Victoria Jeffery can paint "after nature", meaning in a way that almost rivals photography, about as well as any other painter I have seen. Yet it's her non-representational painting, "Blue," that has attracted my attention most.
The notion that color can express mood has become a cliché in art ever since Van Gogh and especially since the German Expressionists. All the more noteworthy that Jeffery can embody this mood in a way that appears so fresh and new.
"Blue" still bears some traces of representational art. We clearly see a sitting, nude female figure, one hand resting upon her lap, the other holding her contemplative--what? For it seems like the young woman's head resembles a breast; like Picasso, Jeffery likes to play with the human form and place body parts--fluidly, compellingly and without the postmodern fragmentation that has become de rigueur in contemporary art--in surprising places. The painting is done in shades of blue: the body is outlined in purple tones that suggest a more frenzied state while the female form rests upon the more peaceful, soft blue of a block on the left. These bluish colors convey a contemplative, frustrated, sad mood that we nonetheless can't fully grasp. Like any psychological state, like expression in art itself, this painting only hints at identifiable emotions but ultimately allows our thoughts and feelings to wonder and circulate. Fraying the borders between representational and non-representational art, "Blue" represents a fluid state.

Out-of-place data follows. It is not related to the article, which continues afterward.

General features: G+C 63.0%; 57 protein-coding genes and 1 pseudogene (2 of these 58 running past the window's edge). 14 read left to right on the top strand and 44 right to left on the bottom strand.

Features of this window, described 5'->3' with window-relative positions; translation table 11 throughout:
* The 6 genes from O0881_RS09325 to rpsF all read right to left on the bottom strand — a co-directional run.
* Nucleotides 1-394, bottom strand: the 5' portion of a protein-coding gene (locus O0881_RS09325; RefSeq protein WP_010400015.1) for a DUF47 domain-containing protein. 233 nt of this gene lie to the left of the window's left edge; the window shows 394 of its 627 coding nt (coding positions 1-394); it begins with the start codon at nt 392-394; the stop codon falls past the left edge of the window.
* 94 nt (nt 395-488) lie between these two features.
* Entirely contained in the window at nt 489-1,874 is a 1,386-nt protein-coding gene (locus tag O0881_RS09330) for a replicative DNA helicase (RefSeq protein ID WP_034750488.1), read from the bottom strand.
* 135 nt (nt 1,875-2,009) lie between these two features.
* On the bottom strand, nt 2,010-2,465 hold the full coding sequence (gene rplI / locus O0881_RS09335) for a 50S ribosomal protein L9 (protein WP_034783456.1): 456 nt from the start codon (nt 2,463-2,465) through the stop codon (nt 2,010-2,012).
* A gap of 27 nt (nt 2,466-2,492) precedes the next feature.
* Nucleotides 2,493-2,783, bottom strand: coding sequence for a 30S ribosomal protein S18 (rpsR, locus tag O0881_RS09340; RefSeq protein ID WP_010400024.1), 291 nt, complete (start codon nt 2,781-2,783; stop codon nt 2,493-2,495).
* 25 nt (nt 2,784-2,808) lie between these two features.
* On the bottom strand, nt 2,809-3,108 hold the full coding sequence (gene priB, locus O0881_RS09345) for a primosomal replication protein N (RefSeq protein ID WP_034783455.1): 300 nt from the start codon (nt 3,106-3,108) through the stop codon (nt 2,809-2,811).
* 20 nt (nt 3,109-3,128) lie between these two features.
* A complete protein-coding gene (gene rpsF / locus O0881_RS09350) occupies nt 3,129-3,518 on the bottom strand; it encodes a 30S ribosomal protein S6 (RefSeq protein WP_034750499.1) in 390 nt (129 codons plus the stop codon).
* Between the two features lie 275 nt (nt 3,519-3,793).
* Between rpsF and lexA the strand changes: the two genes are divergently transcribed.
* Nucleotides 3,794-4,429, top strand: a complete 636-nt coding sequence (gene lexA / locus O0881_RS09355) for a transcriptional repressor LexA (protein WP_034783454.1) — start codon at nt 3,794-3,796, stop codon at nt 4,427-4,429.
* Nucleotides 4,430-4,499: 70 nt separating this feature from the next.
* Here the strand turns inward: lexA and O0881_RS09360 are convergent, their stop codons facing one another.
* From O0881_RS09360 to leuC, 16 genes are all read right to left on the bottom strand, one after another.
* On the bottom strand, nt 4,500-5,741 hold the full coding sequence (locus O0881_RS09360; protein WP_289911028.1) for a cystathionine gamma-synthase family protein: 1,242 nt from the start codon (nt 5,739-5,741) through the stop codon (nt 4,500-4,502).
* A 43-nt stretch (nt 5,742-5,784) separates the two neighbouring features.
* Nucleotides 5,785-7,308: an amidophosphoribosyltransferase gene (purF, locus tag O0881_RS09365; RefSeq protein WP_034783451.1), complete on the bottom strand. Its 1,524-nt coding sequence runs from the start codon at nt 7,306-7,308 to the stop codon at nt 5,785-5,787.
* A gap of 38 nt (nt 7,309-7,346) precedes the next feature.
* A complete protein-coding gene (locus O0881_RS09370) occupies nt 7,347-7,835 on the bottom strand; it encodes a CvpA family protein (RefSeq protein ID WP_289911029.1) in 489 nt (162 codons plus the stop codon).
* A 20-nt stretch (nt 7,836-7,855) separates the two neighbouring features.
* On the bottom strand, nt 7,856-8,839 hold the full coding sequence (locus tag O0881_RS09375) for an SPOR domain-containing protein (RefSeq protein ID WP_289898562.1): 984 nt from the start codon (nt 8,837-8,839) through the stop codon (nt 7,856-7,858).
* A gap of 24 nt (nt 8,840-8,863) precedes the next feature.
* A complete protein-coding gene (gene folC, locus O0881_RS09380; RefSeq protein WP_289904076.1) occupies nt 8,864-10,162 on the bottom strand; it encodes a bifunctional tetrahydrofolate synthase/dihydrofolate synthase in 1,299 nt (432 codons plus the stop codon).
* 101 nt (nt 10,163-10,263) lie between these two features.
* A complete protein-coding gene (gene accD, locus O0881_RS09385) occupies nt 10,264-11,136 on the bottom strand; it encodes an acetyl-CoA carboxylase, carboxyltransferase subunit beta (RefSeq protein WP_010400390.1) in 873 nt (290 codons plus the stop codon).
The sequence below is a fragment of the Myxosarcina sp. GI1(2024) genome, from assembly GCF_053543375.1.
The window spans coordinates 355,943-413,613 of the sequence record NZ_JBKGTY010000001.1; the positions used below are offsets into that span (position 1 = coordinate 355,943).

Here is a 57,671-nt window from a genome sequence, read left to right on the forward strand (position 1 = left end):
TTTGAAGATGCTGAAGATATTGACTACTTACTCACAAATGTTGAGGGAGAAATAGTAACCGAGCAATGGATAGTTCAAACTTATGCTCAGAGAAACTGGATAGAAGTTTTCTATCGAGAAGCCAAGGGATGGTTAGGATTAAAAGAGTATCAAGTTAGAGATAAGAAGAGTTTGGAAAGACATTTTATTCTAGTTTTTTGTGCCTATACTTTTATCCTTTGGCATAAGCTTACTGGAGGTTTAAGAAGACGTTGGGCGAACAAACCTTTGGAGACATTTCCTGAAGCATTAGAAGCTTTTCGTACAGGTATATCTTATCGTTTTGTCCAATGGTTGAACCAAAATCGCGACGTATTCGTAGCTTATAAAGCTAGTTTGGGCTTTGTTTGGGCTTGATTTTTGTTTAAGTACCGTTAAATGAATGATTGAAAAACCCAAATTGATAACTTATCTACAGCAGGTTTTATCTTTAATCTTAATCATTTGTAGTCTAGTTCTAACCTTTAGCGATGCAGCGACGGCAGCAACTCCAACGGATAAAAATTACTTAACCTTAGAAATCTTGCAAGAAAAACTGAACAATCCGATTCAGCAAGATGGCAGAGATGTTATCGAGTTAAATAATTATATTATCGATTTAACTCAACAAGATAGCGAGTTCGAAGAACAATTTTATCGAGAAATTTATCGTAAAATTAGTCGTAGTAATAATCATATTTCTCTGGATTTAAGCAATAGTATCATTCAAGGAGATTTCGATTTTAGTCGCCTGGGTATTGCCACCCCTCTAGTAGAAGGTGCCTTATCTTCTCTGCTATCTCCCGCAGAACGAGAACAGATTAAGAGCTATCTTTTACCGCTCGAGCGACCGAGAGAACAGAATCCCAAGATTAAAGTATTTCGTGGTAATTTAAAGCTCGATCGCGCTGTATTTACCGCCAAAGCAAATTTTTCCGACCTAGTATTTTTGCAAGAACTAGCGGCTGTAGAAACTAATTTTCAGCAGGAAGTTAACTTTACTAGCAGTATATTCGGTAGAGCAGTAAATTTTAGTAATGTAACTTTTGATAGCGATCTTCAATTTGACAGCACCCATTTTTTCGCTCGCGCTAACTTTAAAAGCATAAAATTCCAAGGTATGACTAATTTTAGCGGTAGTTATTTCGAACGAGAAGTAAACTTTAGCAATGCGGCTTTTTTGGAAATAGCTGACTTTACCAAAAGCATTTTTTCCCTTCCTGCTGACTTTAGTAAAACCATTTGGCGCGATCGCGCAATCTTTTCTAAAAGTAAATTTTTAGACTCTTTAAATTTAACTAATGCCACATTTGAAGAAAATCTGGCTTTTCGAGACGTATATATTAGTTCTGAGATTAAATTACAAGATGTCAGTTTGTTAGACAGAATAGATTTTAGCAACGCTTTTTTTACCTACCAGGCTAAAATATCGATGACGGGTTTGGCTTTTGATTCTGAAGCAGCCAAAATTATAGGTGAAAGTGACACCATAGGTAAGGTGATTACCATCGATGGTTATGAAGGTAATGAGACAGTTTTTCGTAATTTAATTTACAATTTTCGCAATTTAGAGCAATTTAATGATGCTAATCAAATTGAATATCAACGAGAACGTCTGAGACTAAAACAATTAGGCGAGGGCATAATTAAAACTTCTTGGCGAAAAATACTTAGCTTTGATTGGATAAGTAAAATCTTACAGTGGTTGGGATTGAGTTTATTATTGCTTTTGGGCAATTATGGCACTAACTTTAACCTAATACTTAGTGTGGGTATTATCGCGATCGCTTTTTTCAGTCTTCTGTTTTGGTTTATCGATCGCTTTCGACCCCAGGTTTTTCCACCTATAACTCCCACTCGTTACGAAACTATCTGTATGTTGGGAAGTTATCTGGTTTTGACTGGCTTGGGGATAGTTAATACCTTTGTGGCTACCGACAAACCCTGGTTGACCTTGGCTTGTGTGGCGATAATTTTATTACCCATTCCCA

Professor Claudia Moscovici
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